State Parks Director to retire after only 19 months on job

SACRAMENTO (AP) — California’s state parks director abruptly announced his retirement May 21, just 19 months after he took control of a department that had been rocked by years of fiscal mismanagement.

Anthony Jackson, a retired Marine Corps major general, said in a statement that his tenure “has been a challenging, but ultimately fulfilling” one.

The major initiative launched under his tenure, a commission formed to make recommendations about the operation of the California Department of Parks and Recreation, still has another year of meetings remaining.

Gov. Jerry Brown appointed Jackson — who had served 36 years in the Marine Corps before retiring in 2012 — to the position in November 2012 after the previous director resigned following disclosures that the department kept $54 million hidden in two special funds for more than a decade, even as budget cuts threatened to close 70 of nearly 280 state parks.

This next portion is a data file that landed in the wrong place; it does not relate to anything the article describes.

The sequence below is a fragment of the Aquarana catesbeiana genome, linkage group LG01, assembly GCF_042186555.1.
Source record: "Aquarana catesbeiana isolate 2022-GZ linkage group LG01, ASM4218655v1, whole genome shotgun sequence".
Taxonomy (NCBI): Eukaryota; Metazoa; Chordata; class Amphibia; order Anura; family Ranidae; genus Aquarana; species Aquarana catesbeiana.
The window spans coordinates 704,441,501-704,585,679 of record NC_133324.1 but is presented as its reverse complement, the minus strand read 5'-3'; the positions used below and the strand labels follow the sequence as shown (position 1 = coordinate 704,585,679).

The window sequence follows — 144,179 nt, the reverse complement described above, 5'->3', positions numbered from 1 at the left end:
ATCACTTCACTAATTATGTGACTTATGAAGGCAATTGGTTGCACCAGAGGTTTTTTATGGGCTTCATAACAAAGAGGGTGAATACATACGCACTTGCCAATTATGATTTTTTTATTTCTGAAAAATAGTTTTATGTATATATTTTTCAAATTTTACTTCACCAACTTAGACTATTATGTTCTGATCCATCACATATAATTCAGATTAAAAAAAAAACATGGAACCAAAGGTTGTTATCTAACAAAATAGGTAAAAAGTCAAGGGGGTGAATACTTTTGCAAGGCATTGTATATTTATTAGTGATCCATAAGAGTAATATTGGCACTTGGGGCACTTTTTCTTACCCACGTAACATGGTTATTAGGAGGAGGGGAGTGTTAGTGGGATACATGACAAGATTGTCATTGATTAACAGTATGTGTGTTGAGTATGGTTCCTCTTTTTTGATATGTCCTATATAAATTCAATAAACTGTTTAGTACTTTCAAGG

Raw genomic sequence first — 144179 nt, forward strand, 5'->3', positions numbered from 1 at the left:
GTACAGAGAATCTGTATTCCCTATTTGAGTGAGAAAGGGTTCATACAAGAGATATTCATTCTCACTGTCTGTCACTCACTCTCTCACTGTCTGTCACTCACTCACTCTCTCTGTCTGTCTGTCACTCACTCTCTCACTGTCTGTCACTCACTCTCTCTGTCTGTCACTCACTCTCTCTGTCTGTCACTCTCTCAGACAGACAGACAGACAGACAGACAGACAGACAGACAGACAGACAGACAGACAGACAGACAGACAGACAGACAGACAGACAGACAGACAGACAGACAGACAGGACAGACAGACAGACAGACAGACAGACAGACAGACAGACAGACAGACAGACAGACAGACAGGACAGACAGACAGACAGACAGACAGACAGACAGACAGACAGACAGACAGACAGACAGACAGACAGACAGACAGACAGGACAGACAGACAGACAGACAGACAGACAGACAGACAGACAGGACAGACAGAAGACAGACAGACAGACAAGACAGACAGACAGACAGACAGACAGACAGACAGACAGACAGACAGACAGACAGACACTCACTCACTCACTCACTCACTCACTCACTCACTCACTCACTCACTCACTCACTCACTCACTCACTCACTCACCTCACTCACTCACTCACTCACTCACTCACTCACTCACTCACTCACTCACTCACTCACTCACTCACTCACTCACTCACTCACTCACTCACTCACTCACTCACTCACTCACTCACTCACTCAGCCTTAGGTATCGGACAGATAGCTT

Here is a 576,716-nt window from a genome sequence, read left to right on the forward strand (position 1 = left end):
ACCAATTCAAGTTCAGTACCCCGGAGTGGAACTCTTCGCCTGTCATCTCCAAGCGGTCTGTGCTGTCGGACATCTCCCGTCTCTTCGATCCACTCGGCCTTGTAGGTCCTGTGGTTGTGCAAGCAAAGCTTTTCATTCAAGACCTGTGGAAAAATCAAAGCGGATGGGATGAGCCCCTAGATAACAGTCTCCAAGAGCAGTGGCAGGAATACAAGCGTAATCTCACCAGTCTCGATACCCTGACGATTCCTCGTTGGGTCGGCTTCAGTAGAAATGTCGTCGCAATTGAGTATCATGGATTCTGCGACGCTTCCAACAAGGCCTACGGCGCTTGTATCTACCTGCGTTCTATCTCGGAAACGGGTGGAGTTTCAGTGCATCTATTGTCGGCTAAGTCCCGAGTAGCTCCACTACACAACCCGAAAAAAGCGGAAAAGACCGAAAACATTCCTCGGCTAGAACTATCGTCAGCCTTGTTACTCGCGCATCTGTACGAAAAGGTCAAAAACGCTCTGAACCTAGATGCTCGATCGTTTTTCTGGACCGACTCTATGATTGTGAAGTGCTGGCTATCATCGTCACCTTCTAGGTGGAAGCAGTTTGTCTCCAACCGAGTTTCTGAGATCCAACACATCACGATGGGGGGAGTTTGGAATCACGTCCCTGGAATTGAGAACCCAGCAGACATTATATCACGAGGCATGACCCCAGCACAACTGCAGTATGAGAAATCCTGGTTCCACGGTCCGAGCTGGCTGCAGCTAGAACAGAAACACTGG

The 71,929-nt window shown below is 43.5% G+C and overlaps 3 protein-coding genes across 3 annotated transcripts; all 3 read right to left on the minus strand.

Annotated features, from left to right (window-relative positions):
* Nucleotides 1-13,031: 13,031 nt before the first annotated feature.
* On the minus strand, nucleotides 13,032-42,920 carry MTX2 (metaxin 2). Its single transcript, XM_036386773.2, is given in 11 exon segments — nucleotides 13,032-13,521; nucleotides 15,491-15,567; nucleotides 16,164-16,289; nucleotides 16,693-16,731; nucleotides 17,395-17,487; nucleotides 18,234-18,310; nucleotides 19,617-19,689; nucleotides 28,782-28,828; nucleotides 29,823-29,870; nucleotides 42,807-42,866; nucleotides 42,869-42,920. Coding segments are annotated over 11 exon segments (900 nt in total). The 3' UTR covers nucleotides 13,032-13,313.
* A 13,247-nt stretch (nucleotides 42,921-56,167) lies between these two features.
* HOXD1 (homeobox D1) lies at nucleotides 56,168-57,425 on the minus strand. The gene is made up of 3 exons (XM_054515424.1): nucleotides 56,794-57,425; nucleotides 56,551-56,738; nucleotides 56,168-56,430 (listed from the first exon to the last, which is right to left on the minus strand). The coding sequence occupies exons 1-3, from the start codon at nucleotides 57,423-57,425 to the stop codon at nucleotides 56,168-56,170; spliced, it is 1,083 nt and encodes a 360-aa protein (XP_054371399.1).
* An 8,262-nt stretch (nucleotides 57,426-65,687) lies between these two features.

On the day he was sworn in as parks director, he said he was “kind of stunned I’m in this position, but I’m also exhilarated.”

California Natural Resources Secretary John Laird said in a statement that Jackson “came to the department during its darkest hour, bringing stability and consistency. After almost 40 years of public service, he has more than earned the right to retire to private life.”

Parks department spokeswoman Vicky Waters said Jackson’s decision was prompted not by health concerns or other reasons but was “just a decision to retire after 40 years of public service.”

“He spent the last year and a half setting us on the right path,” Waters said.

She added that Jackson helped the department regain the public’s trust.

Elizabeth Goldstein, president of the California State Parks Foundation, said she was not surprised by Jackson’s announcement because he had said when he took the post that he was likely to serve through the governor’s current term, which ends in January.

“We’re sorry to see the general go,” she said. “He’s certainly been at the helm through some choppy waters.”

Jackson’s retirement from the $150,000-a-year position will take effect June 30.

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